News footage and Kathua case, ‘malicious and fake’, victim purification
The 18 June edition of Note This — our weekly round-up of media reports and opinions on sexual assault
‘False accusations’ of sexual assault have become a hot topic due to two high-profile cases, involving India’s ‘poster children’ of #MeToo and #MenToo respectively. In addition, the Kathua verdict has continued to be the subject of media scrutiny.
In the ‘The rapes on Page 9’, NewsTracker’s Saumya Agarwal takes a closer look at the news reports of sexual offences that never make it to the front page and which are rarely, if ever, followed up by the media.
Across India: news since last Tuesday
The acquittal last week of one of the accused in the Kathua case on the basis of news channel footage has raised some questions.
In ‘Zee News footage that got Kathua suspect acquitted will now drive J&K govt’s appeal’, the Print explains how “the same piece of evidence that got him absolved” could spell bad news for Vishal Jangotra. He is the son of Sanjhi Ram who is believed to have masterminded the rape and murder of the eight-year-old victim. The prosecution claims that the news channel’s footage,which showed Jangotra at another location at the time of the crime, had not been forensically analysed.
Other reports have noted that the court gave precedence to the TV footage and “disregarded eyewitness accounts [of Jangotra’s presence in Kathua] presented by the prosecution”.
By and large, however, media coverage of the verdict has been laudatory. In ‘Healing a wound’ , the Indian Express says it is “reassurance that the criminal justice system can hold its own in a politically-fraught moment”, while in ‘A welcome verdict’, the Hindu says the case “represents a triumph of justice over communal propaganda”.
Others have dug deeper into the sociopolitical contexts of the crime.
In ‘Most now see disease, but symptoms of communal strife were always there in Jammu and Kashmir’, Sameer Yasir in Firstpost writes about the “mindset” of the prime accused.
In ‘It’s the criminal, not his religious identity, stupid!’ Namita Bhandare writes in The Hindustan Times that “when the religion of the perpetrators becomes more important than the crime itself, you know that you are witnessing a civilisational breakdown”.
#MeToo and #MenToo
Two high-profile cases in Bollywood have received extensive media coverage over the past few days.
In the first, the sexual harassment complaint of Tanushree Dutta against actor Nana Patekar (which triggered India’s #MeToo movement) was dismissed by the police as “malicious and fake”. Dutta has since accused the police of being in cahoots with Patekar. According to a detailed report in the Indian Express, eyewitnesses contested Dutta’s description of events.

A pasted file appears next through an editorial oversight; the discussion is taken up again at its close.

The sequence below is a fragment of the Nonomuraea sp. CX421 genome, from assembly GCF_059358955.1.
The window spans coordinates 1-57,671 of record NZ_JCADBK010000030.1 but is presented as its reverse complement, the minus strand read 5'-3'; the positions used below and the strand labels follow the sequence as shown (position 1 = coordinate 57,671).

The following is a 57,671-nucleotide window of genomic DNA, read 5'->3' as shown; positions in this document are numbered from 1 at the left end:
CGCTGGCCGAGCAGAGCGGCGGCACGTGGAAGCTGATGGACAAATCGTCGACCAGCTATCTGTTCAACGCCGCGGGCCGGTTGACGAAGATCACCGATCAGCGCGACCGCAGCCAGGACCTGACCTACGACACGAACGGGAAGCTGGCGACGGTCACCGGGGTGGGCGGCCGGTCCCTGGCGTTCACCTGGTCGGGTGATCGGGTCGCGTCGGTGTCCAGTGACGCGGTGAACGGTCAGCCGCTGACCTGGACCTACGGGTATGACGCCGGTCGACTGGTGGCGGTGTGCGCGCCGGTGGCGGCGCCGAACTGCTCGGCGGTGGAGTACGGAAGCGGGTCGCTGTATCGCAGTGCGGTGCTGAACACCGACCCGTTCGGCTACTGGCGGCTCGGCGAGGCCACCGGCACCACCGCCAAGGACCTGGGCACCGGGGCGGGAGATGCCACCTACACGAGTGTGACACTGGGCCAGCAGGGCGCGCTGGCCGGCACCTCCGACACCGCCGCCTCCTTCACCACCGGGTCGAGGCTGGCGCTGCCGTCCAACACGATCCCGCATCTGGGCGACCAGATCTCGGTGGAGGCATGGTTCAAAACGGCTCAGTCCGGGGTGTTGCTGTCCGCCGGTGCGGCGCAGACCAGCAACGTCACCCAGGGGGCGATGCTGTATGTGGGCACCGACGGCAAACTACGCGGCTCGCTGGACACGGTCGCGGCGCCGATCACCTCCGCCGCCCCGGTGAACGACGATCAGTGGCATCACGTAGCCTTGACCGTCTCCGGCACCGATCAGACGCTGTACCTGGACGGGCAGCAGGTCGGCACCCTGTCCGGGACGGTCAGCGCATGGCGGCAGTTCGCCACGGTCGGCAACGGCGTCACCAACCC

In the second case, a woman who accused TV star Karan Oberoi (described as the face of #MenToo in India) of rape was arrested for ‘staging’ an attack on herself in order to implicate him. In an in-depth interview with the Times of India, Oberoi describes the month he spent in jail and why he thinks #MenToo “complements” #MeToo.
In ‘What the staged attack in Karan Oberoi’s case means for #MeToo’, Pankhuri Shukla in the Quint teases out problematic aspects of the discourse on “women misusing the law”.
In Madhya Pradesh, a village panchayat has allegedly declared that a 16-year-old sexual assault survivor must be “purified” via a community feast and religious ceremony since the rapist belongs to a lower caste. The survivor’s father has said he cannot afford to meet these demands and is being ostracised by villagers, reported NDTV.
In Uttar Pradesh, a 24-year-old woman allegedly hanged herself because of the police’s delay in filing an FIR against the three men who she said raped her. Her body was found by the police hours after the FIR was finally registered. A station house officer (SHO) has been suspended for negligence, reported the Indian Express.
Crime and punishment
Last week, a POCSO (Protection of Children from Sexual Offences) court in Rajasthan sentenced a man to death for the rape and murder of a five-year-old girl. However, the impact of increasingly harsh sentences remains a matter of debate, especially in the absence of recent official statistics.
In ‘Is law failing our children?’ Roshan Kishore in the Hindustan Times points out that the conviction rate remains low and that there has been an increase in the number of suspects being bailed while on trial for POCSO cases. He also draws attention to “the lack of sensitivity of the police, courts, and other arms of the government” in sexual assault cases.
In ‘Justice that heals’ , G S Bajpai, chairperson of the Centre for Criminology and Victimology at the National Law University in Delhi, argues that “restorative justice” should be deployed in POCSO cases. He writes, “A restorative justice approach would require the POCSO Act to concentrate on the victims’ needs — material, financial, emotional and social”.
This roundup is curated from the RSS feeds of more than 30 English news publications from across India.
Use our case filter to read reports on specific cases: #MeToo, #KeralaPriest, #RapeOfMinors, #Muzaffarapur, #PoliticsOfRape (use the dropdown menu in column A).
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